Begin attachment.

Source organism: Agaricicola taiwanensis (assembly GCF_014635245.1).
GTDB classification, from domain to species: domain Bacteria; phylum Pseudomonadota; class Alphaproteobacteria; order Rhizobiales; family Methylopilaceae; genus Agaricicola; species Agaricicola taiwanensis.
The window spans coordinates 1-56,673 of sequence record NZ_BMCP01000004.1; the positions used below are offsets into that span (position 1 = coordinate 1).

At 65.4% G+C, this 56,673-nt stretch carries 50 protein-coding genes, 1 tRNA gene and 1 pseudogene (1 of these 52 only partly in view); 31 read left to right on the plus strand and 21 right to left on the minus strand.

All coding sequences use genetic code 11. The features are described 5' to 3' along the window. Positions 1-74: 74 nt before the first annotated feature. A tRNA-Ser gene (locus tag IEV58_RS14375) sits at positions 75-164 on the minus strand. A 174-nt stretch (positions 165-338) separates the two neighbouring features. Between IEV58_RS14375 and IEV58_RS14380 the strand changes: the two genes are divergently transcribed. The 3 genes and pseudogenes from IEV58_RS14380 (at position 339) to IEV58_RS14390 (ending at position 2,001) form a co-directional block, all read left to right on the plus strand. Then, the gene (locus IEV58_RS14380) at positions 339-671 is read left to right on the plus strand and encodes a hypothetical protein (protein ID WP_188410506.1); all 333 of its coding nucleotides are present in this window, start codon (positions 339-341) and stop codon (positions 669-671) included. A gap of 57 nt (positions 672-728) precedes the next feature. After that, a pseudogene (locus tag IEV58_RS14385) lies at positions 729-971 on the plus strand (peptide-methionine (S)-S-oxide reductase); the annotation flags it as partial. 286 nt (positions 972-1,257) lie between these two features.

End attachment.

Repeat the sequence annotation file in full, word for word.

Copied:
Source organism: Agaricicola taiwanensis (assembly GCF_014635245.1).
GTDB classification, from domain to species: domain Bacteria; phylum Pseudomonadota; class Alphaproteobacteria; order Rhizobiales; family Methylopilaceae; genus Agaricicola; species Agaricicola taiwanensis.
The window spans coordinates 1-56,673 of sequence record NZ_BMCP01000004.1; the positions used below are offsets into that span (position 1 = coordinate 1).

At 65.4% G+C, this 56,673-nt stretch carries 50 protein-coding genes, 1 tRNA gene and 1 pseudogene (1 of these 52 only partly in view); 31 read left to right on the plus strand and 21 right to left on the minus strand.

All coding sequences use genetic code 11. The features are described 5' to 3' along the window. Positions 1-74: 74 nt before the first annotated feature. A tRNA-Ser gene (locus tag IEV58_RS14375) sits at positions 75-164 on the minus strand. A 174-nt stretch (positions 165-338) separates the two neighbouring features. Between IEV58_RS14375 and IEV58_RS14380 the strand changes: the two genes are divergently transcribed. The 3 genes and pseudogenes from IEV58_RS14380 (at position 339) to IEV58_RS14390 (ending at position 2,001) form a co-directional block, all read left to right on the plus strand. Then, the gene (locus IEV58_RS14380) at positions 339-671 is read left to right on the plus strand and encodes a hypothetical protein (protein ID WP_188410506.1); all 333 of its coding nucleotides are present in this window, start codon (positions 339-341) and stop codon (positions 669-671) included. A gap of 57 nt (positions 672-728) precedes the next feature. After that, a pseudogene (locus tag IEV58_RS14385) lies at positions 729-971 on the plus strand (peptide-methionine (S)-S-oxide reductase); the annotation flags it as partial. 286 nt (positions 972-1,257) lie between these two features.